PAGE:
The UN ordered the Soviet Union to withdraw, which they ignored and engaged in a 9 year war in support of the Communist government, razing villages, destroying farmland, laying millions of landmines, and committing rape and torture.
Sanctions and a mass boycott of the 1980 Moscow Olympics followed, but worse was to come for the Soviet Union, who ultimately lost the war to the Afghan Mujahideen and the international community supporting them, which – many argue – hastened the collapse of the Soviet Union itself.
The BTR-80 used towards the end of the conflict was still a mighty impressive piece of hardware though, and so too is this spectacular fully RC recreation by Sariel.
With eight-wheel-drive, four-wheel-steering, all-wheel suspension, a three-speed gearbox, motorised hatches, a remotely operable gun turret, rotating and lit searchlight, a working winch, and powered propellors all controlled via bluetooth thanks to three SBricks, Sariel’s BTR-80 is an engineering masterclass.
You can watch all of those incredible features in action via the video below, plus there are more stunning images of Sariel’s creation available to view at his ‘BTR-80’ Flickr album. Click here to make the jump to a pointless war in Afghanistan sometime in the late ’80s.
And back to that disastrous piece of Soviet foreign policy; even after the Soviet Union withdrew defeated, peace in Afghanistan was not forthcoming. A civil war continued to rage, taking the death toll to as many as two million Afghans.
Eventually, after years of turmoil, it was the Taliban who ended up in power, which brings us right back to 2001, the international intervention, and now – twenty years later – the rapid undoing of everything that was won.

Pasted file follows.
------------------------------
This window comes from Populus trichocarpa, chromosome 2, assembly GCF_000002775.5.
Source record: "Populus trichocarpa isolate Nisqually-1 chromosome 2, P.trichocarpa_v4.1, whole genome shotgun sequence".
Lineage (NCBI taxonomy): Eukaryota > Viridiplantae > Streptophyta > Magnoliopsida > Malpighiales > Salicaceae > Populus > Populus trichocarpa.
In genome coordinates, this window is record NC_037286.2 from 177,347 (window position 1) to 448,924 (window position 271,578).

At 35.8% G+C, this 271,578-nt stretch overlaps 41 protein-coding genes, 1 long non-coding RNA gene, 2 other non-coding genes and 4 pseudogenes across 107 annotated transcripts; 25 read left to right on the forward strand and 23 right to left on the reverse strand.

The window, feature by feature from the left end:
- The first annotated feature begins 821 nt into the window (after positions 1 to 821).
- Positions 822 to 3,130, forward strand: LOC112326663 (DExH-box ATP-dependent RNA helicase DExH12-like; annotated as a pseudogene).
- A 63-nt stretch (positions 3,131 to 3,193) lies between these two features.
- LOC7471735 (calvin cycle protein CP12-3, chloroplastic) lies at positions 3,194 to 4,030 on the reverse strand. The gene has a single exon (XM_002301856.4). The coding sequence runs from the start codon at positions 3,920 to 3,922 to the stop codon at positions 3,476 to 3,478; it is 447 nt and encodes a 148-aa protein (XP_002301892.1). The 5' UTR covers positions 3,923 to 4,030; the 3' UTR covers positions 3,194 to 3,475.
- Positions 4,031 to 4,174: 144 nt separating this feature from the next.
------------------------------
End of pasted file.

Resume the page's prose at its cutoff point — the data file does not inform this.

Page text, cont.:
This is an Autozam AZ-1, and it’s awesome! Produced from 1992 to ’94, fewer than 5,000 units were built across all three brands that marketed it (Mazda, Mazda’s kei car brand Autozam, and Suzuki, who supplied the engine), with sales hampered by a high list price, collapsing economy, and it being weird even by the standards of the Japanese kei-class.
Effectively a 1:2 scale mid-engined gull-winged supercar, the AZ-1 we have here is even smaller, at 1:11, but it’s as packed with interestingness as the real thing. Built by syclone of Eurobricks, this brilliant Technic recreation of the coolest kei-car of them all features remote control drive, steering and headlights, a working steering wheel inside a detailed cabin, independent front and rear suspension, a working piston engine (in there somewhere!), and – of course – opening gull-wing doors.